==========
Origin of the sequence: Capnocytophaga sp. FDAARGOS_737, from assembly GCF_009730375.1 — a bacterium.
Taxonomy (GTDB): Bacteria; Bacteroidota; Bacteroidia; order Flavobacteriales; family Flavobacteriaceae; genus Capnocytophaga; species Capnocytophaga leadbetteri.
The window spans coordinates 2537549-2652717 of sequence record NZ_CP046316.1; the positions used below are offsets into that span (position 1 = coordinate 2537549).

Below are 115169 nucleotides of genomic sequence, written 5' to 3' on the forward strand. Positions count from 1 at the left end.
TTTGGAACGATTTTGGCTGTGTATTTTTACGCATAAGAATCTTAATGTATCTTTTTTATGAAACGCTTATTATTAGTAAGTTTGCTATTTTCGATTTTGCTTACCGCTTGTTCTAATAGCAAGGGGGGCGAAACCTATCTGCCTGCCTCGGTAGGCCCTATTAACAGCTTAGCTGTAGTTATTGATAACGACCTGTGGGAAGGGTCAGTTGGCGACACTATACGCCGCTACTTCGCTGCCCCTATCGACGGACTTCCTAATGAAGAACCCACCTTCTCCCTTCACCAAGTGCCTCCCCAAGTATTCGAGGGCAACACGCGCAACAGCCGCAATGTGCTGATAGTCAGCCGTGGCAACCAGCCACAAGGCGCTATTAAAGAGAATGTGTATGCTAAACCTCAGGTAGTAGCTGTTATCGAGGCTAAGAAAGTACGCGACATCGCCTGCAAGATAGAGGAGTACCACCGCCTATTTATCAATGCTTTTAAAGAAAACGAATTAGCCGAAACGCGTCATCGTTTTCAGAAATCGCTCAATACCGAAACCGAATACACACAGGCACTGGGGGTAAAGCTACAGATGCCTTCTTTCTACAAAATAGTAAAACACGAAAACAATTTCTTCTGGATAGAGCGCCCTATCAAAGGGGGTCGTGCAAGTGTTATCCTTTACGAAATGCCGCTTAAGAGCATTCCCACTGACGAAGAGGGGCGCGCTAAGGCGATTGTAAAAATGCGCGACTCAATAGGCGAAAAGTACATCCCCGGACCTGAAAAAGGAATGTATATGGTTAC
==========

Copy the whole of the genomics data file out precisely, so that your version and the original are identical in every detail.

Origin of the sequence: Capnocytophaga sp. FDAARGOS_737, from assembly GCF_009730375.1 — a bacterium.
Taxonomy (GTDB): Bacteria; Bacteroidota; Bacteroidia; order Flavobacteriales; family Flavobacteriaceae; genus Capnocytophaga; species Capnocytophaga leadbetteri.
The window spans coordinates 2537549-2652717 of sequence record NZ_CP046316.1; the positions used below are offsets into that span (position 1 = coordinate 2537549).

Below are 115169 nucleotides of genomic sequence, written 5' to 3' on the forward strand. Positions count from 1 at the left end.
TTTGGAACGATTTTGGCTGTGTATTTTTACGCATAAGAATCTTAATGTATCTTTTTTATGAAACGCTTATTATTAGTAAGTTTGCTATTTTCGATTTTGCTTACCGCTTGTTCTAATAGCAAGGGGGGCGAAACCTATCTGCCTGCCTCGGTAGGCCCTATTAACAGCTTAGCTGTAGTTATTGATAACGACCTGTGGGAAGGGTCAGTTGGCGACACTATACGCCGCTACTTCGCTGCCCCTATCGACGGACTTCCTAATGAAGAACCCACCTTCTCCCTTCACCAAGTGCCTCCCCAAGTATTCGAGGGCAACACGCGCAACAGCCGCAATGTGCTGATAGTCAGCCGTGGCAACCAGCCACAAGGCGCTATTAAAGAGAATGTGTATGCTAAACCTCAGGTAGTAGCTGTTATCGAGGCTAAGAAAGTACGCGACATCGCCTGCAAGATAGAGGAGTACCACCGCCTATTTATCAATGCTTTTAAAGAAAACGAATTAGCCGAAACGCGTCATCGTTTTCAGAAATCGCTCAATACCGAAACCGAATACACACAGGCACTGGGGGTAAAGCTACAGATGCCTTCTTTCTACAAAATAGTAAAACACGAAAACAATTTCTTCTGGATAGAGCGCCCTATCAAAGGGGGTCGTGCAAGTGTTATCCTTTACGAAATGCCGCTTAAGAGCATTCCCACTGACGAAGAGGGGCGCGCTAAGGCGATTGTAAAAATGCGCGACTCAATAGGCGAAAAGTACATCCCCGGACCTGAAAAAGGAATGTATATGGTTAC